I love the Ski Erg as it’s a very different form of cardiovascular/strength endurance training compared to running. It provides a huge stimulus to the upper body and trunk, namely chest, lats and arms that running doesn’t take account for.

I have noticed a little hypertrophy in the upper body since using their piece of kit which is also a welcome positive.

It is common practice when ascending Aconcagua to use trekking poles for additional support due to the rocky terrain and so an upper body that can last the distance is also of key importance.

If truth be told, the rigours of the years training and racing has left me with an awareness of weariness on a physical and psychological level.

The last couple of months of training therefore have been all about maintaining the level of fitness that I have achieved.

I have been running on average 50 to 55 miles per week, some loaded hiking, some mace and kettlebell work and some ski erging.

None of it has been to push hard, but literally just keep going, nurturing the levels of fitness I have attained.

Look after your body and it will look after you

I have also been having a restorative session once per week in the form of sports massage and medical acupuncture from Kay at Mind Body Goal. Kay has a knack of getting to the points that need releasing and ironing out – a body that is asked to perform at a high level needs looking after and nurturing and I am lucky to have access to Kay to receive her expert treatment. Greg Funnel from Optimum Muscle Care has also played a large role in manipulating my body and reducing compression and tension in my body. What a team!

I will cease all training in the week before Aconcagua apart from mobility and flexibility work and I will go into the expedition feeling ready to attack the mountain with a renewed sense of vigour!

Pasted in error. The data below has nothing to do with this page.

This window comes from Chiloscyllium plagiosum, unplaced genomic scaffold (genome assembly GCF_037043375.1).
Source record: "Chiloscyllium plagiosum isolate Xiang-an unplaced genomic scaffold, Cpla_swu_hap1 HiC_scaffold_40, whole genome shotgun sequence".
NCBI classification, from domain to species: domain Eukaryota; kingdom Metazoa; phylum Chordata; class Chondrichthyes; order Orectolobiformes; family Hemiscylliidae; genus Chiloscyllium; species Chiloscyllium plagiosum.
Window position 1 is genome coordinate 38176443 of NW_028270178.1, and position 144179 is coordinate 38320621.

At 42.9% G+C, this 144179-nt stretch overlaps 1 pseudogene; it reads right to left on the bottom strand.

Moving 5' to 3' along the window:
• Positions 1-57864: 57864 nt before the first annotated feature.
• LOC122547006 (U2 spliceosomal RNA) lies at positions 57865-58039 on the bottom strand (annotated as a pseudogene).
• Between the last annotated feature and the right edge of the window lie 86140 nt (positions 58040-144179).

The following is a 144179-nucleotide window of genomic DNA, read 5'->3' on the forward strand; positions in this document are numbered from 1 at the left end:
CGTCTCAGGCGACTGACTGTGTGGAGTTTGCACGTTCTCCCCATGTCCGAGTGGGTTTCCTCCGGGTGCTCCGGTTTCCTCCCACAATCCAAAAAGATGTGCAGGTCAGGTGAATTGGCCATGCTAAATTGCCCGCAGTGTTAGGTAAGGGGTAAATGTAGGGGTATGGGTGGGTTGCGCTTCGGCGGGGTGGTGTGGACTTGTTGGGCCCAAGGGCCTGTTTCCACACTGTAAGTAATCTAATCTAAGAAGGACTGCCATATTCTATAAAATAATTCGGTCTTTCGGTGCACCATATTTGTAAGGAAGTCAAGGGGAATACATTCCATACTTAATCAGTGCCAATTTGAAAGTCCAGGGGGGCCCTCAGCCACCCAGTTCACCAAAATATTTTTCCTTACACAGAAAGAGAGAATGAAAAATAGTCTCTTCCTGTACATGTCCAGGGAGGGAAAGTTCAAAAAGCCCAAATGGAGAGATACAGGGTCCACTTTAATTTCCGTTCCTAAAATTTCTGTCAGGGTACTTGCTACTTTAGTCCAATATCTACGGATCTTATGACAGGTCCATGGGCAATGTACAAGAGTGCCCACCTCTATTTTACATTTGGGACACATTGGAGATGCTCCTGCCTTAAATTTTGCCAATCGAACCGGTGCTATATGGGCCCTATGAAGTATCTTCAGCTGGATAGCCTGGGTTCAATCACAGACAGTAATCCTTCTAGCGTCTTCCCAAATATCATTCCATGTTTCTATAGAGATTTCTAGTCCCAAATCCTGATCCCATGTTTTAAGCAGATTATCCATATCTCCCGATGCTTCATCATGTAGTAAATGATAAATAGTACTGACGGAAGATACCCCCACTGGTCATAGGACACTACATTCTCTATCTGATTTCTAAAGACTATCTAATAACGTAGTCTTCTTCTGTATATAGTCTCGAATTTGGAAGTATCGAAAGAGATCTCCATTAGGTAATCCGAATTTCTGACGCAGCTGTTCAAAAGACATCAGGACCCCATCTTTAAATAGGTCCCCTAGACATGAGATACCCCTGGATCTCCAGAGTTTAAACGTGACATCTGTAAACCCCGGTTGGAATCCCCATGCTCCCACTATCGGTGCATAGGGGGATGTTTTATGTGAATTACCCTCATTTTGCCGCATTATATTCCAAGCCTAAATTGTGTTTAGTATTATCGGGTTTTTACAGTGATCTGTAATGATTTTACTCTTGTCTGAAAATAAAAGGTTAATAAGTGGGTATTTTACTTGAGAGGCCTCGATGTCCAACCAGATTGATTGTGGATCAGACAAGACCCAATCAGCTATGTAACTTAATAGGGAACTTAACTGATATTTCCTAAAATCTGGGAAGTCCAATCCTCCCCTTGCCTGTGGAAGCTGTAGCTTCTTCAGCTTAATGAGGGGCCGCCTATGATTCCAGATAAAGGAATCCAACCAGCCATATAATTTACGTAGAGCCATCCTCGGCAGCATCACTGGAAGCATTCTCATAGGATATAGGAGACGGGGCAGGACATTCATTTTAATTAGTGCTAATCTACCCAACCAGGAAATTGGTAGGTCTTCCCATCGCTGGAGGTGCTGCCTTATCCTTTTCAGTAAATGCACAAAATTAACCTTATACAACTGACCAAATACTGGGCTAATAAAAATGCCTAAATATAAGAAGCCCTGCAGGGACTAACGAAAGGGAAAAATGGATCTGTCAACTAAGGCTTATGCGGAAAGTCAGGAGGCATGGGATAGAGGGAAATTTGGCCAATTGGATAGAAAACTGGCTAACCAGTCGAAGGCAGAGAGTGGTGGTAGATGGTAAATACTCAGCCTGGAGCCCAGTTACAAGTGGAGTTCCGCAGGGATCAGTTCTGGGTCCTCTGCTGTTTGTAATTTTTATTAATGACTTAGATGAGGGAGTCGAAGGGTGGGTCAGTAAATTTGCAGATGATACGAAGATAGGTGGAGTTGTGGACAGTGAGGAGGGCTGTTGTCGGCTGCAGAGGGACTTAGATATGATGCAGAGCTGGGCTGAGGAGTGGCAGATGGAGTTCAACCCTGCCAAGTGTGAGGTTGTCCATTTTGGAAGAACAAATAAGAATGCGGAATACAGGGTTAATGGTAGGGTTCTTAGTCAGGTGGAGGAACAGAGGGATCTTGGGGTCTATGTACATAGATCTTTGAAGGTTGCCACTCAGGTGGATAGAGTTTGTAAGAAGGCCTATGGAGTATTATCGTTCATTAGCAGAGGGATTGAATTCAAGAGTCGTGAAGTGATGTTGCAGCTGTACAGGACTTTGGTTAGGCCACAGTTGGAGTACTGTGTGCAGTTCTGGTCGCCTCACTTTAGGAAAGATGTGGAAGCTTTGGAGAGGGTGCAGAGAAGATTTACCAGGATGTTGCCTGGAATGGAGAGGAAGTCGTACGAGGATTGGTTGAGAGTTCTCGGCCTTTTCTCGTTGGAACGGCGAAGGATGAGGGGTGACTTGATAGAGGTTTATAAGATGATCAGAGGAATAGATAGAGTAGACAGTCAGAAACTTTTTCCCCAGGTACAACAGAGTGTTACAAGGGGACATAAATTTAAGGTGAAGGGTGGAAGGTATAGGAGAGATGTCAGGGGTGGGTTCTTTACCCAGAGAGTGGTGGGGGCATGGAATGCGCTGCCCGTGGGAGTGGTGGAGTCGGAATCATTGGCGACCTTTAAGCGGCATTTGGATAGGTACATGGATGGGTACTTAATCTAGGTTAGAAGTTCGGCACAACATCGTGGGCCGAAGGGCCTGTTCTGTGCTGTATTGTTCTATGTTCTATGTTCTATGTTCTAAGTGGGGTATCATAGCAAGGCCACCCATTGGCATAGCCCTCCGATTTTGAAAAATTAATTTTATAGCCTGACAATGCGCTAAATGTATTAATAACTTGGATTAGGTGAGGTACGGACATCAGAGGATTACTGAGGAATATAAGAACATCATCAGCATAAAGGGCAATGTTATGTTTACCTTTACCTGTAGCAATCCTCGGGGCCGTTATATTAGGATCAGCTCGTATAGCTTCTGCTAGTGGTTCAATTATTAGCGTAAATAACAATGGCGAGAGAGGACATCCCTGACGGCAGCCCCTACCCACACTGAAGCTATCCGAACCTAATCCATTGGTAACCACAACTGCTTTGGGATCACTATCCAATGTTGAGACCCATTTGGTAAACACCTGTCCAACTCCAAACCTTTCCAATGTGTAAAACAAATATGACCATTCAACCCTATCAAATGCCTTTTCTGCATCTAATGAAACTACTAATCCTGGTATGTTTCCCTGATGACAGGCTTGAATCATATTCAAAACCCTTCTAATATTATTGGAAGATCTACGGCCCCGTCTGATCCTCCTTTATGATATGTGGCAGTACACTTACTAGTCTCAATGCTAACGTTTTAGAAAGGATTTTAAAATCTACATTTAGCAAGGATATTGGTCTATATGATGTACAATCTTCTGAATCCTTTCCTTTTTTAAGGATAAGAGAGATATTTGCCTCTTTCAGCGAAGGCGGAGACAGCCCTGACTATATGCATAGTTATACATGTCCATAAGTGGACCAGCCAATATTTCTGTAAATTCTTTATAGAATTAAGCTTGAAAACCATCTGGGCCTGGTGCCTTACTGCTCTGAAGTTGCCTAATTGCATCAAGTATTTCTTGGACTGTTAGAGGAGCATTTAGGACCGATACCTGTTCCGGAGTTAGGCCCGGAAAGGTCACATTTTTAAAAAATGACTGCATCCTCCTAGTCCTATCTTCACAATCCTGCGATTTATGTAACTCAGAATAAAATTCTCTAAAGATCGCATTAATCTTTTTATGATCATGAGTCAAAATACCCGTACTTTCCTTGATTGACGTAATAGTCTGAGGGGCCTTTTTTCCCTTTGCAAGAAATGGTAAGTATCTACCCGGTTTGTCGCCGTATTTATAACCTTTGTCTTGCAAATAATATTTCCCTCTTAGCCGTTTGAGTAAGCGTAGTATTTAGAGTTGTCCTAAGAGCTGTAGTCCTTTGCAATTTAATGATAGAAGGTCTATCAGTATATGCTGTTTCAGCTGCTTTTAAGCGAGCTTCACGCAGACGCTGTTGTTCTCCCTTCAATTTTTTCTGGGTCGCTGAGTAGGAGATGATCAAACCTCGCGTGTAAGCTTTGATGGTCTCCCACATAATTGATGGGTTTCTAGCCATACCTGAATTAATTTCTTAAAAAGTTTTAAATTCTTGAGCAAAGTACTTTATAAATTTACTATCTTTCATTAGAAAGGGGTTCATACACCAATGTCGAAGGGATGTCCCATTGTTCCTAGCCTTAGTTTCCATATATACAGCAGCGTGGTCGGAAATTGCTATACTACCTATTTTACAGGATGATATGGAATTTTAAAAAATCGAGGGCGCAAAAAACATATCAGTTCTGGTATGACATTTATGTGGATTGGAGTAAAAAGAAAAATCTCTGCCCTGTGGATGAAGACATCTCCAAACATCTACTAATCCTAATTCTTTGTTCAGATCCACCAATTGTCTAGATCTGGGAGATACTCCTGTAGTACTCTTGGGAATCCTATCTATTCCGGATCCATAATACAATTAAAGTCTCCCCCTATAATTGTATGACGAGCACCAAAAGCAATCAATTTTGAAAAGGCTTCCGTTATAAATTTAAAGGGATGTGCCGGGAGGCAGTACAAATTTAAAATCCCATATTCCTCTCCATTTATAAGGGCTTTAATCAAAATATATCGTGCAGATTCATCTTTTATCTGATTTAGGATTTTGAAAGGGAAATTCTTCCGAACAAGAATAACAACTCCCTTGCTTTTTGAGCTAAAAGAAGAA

I am supporting two local charities.

I am proud to be trying to raise as much money for the JPK Project in this challenge as possible who do amazing work in Eastbourne. They provide greater opportunities to people with learning difficulties including housing and accommodation.

My JustGiving Page is here and any donations are massively appreciated for their incredibly worthwhile charity.

https://www.justgiving.com/fundraising/aconcagua-expedition

In addition I am representing another local charity called Para Monte – The Adam Savory Memorial Fund.

Jeanette and Chris tragically lost their son, Adam, to High Altitude Sickness when travelling in Peru. Their charity is passionate about raising awareness about the dangers of High Altitude Sickness.

They have been incredibly supportive and kindly donated £350 to me for the purchase of my summit jacket that will prove invaluable in the expedition.

Donations can also be made to Para Monte here:- DONATIONS.

I will be recording a daily diary of my experiences on Aconcagua at High Altitude to help raise awareness for their charity.

I am thrilled to be working alongside these two awesome local organisations and look forward to a long and fruitful relationship with both.

comments ( 0 )

*Leave a reply*